Search results for: Capps Daniel K.
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The aim of this study was to investigate the views and actual practices related to inquiry and nature of science (NOS) of a group of highly motivated and well-qualified teachers from classrooms across the United States. The findings indicated that most of these teachers held fairly limited views and misconceptions on inquiry and NOS. Data analyses indicated an association between teachers’ views and classroom practice. That is, teachers with more robust views were more likely to teach science as inquiry, whereas teachers who held more limited views were less likely to teach science in this way. This study provides empirical evidence for the claim that although reform documents in the United States highlight the importance of inquiry and NOS and refer to inquiry as a central teaching strategy, some of the best teachers currently struggle to enact reformed-based teaching.
Updated: Aug. 05, 2014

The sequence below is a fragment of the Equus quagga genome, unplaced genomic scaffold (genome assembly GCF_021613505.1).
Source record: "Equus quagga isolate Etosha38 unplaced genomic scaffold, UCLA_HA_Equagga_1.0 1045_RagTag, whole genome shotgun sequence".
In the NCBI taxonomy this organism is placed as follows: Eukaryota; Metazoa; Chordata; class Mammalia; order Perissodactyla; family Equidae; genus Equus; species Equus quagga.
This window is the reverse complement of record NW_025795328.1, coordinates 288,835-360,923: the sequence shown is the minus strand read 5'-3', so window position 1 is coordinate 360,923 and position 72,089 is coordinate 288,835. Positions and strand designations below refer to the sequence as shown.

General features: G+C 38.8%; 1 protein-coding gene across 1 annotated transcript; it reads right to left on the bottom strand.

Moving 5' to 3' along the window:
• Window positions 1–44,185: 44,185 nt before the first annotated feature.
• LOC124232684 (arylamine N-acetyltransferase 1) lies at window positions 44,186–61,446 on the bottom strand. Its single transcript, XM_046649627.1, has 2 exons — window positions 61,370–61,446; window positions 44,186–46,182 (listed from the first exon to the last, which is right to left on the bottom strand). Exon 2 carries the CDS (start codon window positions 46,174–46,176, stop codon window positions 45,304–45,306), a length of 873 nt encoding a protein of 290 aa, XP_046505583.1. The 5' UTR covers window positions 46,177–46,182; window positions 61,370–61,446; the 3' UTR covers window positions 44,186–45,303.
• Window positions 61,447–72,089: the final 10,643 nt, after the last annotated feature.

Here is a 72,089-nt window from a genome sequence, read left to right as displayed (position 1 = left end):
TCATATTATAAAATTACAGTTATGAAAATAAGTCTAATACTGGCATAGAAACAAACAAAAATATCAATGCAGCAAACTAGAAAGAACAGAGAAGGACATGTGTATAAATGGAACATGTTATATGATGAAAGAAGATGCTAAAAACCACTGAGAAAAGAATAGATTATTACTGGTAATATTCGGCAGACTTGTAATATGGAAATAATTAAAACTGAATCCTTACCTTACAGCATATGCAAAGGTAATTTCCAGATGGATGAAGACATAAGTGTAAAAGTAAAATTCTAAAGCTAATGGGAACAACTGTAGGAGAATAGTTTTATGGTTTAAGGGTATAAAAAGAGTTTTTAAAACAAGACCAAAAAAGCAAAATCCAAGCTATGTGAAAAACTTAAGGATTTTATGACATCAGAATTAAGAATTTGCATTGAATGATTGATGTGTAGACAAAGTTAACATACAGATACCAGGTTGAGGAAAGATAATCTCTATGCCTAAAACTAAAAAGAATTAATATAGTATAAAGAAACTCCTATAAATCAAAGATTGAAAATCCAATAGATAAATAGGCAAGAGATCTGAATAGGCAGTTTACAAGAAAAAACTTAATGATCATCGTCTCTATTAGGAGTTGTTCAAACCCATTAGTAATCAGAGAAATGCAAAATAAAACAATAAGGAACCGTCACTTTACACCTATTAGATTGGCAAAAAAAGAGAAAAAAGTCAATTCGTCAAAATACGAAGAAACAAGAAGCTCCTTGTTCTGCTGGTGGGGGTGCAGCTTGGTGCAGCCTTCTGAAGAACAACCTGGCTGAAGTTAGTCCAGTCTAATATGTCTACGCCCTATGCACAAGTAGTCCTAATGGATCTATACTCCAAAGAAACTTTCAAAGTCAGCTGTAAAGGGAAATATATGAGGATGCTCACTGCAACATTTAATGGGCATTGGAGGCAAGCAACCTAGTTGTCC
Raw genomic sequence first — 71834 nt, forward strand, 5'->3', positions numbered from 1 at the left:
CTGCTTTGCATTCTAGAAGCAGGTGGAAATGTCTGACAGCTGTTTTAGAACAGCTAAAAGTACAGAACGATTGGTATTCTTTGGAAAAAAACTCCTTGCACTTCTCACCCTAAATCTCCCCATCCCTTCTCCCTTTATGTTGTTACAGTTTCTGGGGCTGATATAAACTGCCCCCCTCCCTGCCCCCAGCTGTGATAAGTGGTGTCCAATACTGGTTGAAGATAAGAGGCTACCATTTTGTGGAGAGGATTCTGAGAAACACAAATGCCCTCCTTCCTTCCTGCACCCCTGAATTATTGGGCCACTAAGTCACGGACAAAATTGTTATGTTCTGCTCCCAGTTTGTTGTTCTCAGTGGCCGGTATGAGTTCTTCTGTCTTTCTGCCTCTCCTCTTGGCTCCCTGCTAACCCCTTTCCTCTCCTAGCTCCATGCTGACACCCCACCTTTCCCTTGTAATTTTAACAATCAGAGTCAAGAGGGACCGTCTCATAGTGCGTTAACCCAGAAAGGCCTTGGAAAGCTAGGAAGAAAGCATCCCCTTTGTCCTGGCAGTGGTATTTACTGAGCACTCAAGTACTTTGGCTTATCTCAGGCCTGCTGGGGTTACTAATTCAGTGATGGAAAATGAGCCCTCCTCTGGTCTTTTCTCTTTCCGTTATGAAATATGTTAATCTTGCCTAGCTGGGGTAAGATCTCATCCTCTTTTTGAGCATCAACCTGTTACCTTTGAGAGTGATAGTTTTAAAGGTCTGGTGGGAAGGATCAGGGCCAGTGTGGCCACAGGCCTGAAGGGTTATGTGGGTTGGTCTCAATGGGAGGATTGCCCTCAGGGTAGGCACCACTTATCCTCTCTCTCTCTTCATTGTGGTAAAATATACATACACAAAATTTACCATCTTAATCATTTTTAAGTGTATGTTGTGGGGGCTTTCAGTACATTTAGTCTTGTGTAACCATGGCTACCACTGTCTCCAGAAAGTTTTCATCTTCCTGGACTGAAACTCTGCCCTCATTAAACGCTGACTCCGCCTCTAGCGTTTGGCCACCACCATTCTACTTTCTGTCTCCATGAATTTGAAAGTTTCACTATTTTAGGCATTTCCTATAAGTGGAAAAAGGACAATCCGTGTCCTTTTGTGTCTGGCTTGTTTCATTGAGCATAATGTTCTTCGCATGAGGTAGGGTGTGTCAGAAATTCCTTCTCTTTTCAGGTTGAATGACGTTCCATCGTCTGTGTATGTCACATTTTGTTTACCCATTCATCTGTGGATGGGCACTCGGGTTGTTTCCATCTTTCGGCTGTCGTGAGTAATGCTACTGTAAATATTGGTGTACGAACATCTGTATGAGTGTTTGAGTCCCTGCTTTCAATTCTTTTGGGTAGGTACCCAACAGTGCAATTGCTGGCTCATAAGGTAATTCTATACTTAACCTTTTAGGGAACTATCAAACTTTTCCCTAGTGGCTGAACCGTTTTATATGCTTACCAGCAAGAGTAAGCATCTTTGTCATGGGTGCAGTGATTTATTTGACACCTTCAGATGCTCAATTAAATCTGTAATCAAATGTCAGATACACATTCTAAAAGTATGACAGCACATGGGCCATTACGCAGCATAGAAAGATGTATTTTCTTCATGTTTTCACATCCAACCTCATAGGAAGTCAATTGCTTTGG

A Review of Empirical Literature on Inquiry Professional Development: Alignment with Best Practices and a Critique of the Findings
The authors present a targeted critical review of research focused specifically on the nature of professional development programs purported to emphasize inquiry. The review analyzes the features of each program and critiques the reported outcomes of each study. The findings suggest a general alignment with recommended features of effective PD as outlined in the literature with a few notable exceptions, including: supporting teachers in developing inquiry-based lesson plans, providing authentic inquiry experiences, and focusing on science content for teachers.
Updated: Mar. 24, 2013